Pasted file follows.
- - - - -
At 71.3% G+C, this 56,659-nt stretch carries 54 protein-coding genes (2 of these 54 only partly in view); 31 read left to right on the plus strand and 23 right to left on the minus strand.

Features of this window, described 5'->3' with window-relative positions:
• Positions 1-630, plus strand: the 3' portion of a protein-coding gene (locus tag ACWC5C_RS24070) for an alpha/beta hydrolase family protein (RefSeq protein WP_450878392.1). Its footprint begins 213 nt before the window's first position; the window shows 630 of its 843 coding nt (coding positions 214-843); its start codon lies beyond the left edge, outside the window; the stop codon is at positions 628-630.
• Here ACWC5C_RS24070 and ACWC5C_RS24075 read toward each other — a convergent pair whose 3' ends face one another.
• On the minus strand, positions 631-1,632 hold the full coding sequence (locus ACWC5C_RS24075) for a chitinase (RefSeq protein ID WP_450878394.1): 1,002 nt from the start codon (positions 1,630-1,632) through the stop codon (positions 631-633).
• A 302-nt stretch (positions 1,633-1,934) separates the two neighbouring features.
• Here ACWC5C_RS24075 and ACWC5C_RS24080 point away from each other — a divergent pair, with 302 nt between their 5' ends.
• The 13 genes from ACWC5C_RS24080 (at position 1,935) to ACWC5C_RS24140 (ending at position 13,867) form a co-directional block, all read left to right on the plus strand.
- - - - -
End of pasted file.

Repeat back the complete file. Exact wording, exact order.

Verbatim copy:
At 71.3% G+C, this 56,659-nt stretch carries 54 protein-coding genes (2 of these 54 only partly in view); 31 read left to right on the plus strand and 23 right to left on the minus strand.

Features of this window, described 5'->3' with window-relative positions:
• Positions 1-630, plus strand: the 3' portion of a protein-coding gene (locus tag ACWC5C_RS24070) for an alpha/beta hydrolase family protein (RefSeq protein WP_450878392.1). Its footprint begins 213 nt before the window's first position; the window shows 630 of its 843 coding nt (coding positions 214-843); its start codon lies beyond the left edge, outside the window; the stop codon is at positions 628-630.
• Here ACWC5C_RS24070 and ACWC5C_RS24075 read toward each other — a convergent pair whose 3' ends face one another.
• On the minus strand, positions 631-1,632 hold the full coding sequence (locus ACWC5C_RS24075) for a chitinase (RefSeq protein ID WP_450878394.1): 1,002 nt from the start codon (positions 1,630-1,632) through the stop codon (positions 631-633).
• A 302-nt stretch (positions 1,633-1,934) separates the two neighbouring features.
• Here ACWC5C_RS24075 and ACWC5C_RS24080 point away from each other — a divergent pair, with 302 nt between their 5' ends.
• The 13 genes from ACWC5C_RS24080 (at position 1,935) to ACWC5C_RS24140 (ending at position 13,867) form a co-directional block, all read left to right on the plus strand.